(In)visible Experiences in “University Life” Vlogger Culture
6 October 2022
As part of a Cardiff University Research Internship, Dr Francesca Sobande and third-year undergraduate student Jeevan Kaur considered how and why universities and their students engage with YouTube vlogger culture.
For decades, digital culture has played a significant part in students’ experiences of university. But in the 13 years since Francesca was an undergraduate who found a flatshare through the classified adverts site Gumtree, the digital culture landscape of student life has shifted.
While a lot of students still turn to the internet as part of how they embark on their time at university, sites such as Gumtree have gathered some dust.
Although social media is no longer a “new” phenomenon, the relationship between vlogger culture and higher education in the UK is still relatively recent. The rise in online content-sharing platforms that offer people the chance to create and post videos has presented new ways for students to source and share information, as well as new ways for universities to market themselves.
Universities enter vlog culture
The 2010s saw a societal move towards more instant messaging platforms, as the popularity of some asynchronous online forums declined. By the 2020s, aspects of influencer culture – including video blogging (vlogging) practices – were part of many people’s daily lives. From creating content, to attempting to engage with existing viral trends – universities began to incorporate vlogging into their marketing and communications strategies.
Often ahead of how universities engage with vlogger culture, students have resourcefully made use of content creation processes to inform and interact with each other. Focusing on such online experiences and activities, we analysed some of the meanings and messages associated with YouTube vlog content about university life. In doing so, we acknowledged that the Coronavirus (COVID-19) pandemic catalysed an increase in universities’ use of online video and vlog content to engage with students.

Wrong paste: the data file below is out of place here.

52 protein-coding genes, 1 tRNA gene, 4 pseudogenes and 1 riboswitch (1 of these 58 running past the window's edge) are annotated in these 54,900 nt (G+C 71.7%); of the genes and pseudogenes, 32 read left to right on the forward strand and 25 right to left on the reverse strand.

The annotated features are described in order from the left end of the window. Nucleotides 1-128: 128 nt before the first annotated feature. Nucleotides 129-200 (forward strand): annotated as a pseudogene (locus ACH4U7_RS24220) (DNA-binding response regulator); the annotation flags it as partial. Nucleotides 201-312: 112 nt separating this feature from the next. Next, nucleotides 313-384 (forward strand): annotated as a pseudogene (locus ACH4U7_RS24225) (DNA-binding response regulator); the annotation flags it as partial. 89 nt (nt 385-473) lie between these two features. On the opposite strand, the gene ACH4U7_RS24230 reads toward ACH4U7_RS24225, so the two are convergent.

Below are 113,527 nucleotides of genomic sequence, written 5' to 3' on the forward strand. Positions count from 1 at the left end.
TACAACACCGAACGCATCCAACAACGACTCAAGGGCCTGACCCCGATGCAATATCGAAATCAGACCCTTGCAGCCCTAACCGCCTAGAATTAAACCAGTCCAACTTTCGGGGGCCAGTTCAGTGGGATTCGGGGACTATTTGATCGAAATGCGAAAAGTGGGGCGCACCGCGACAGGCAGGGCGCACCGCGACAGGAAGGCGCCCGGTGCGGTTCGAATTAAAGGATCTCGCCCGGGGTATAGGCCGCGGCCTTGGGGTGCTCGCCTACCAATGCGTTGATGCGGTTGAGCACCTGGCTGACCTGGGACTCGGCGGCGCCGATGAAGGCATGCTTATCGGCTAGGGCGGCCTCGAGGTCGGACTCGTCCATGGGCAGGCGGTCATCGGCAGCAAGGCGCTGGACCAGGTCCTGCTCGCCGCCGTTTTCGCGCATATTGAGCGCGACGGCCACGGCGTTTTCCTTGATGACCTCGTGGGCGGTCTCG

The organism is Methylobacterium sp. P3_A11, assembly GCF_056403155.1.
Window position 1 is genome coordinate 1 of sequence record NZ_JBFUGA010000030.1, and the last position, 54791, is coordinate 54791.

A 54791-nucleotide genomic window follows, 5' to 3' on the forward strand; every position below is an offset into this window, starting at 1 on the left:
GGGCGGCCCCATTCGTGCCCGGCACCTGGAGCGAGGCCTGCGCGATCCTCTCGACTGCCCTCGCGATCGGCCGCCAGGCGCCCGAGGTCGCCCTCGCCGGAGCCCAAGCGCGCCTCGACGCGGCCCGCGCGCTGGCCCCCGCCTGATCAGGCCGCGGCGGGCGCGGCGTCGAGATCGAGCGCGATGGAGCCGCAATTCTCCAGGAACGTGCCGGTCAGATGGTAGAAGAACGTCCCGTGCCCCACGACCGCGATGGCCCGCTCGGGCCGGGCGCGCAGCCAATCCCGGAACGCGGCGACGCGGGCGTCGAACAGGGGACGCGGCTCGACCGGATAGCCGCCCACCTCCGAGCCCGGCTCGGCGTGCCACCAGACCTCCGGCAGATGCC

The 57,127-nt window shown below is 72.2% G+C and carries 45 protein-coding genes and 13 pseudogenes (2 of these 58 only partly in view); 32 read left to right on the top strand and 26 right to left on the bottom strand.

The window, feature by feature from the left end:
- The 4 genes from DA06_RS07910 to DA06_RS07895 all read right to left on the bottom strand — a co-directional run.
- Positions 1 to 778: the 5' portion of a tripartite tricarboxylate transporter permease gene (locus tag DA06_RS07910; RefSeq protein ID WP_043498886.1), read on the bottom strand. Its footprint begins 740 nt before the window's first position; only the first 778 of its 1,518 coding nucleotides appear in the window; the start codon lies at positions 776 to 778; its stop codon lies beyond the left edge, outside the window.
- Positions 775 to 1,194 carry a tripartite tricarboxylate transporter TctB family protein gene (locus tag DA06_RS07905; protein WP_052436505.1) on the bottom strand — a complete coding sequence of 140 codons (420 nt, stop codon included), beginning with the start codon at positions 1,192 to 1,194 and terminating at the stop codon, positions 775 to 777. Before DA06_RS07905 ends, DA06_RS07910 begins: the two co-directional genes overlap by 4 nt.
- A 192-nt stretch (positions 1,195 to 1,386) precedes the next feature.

Researching how and why
Specifically, as part of the Cardiff University Research Internship scheme (formally known as CUROP), in June and July 2022, we collaboratively considered how and why universities and their students engage with YouTube vlogger culture.
Our work was guided by an intention to contribute to a nuanced understanding of students' and universities' use of YouTube vlogger culture, particularly to support educators, professional services, and institutions that strive to improve student experiences.
Independent vs institutionally affiliated
To do this, we conducted a critical digital discourse analysis of vlog content about 5 of the “top 10” UK universities according to previous Times Higher Education rankings. Our research project examined vlogs created by influencers independently of universities, and vlogs explicitly created for, or in partnership with, them.
Then again, as our analysis revealed, distinguishing between these types of vlog content (e.g., independent v. institutionally affiliated) can be difficult due to the ways that higher education institutions may strategically associate themselves with independent influencers by publicly engaging with their posts.
Our analysis accounted for different components of such vlog content to aid understandings of considerations, opportunities, and challenges involved in students' and universities' use of vlogging to raise awareness of aspects of university life and resources.
We analysed 20 vlogs in total, which involved us reflecting on questions such as: 1) how is university life framed in the content? 2) whose and what experiences are foregrounded, and why? 3) what genre/sub-genre does each vlog appear to be part of (e.g., “moving in” vlogs, “study skills” vlogs, “life in the university city” vlogs, “homesick” vlogs, and “international student experience” vlogs)?
Recurring framing of certain perspectives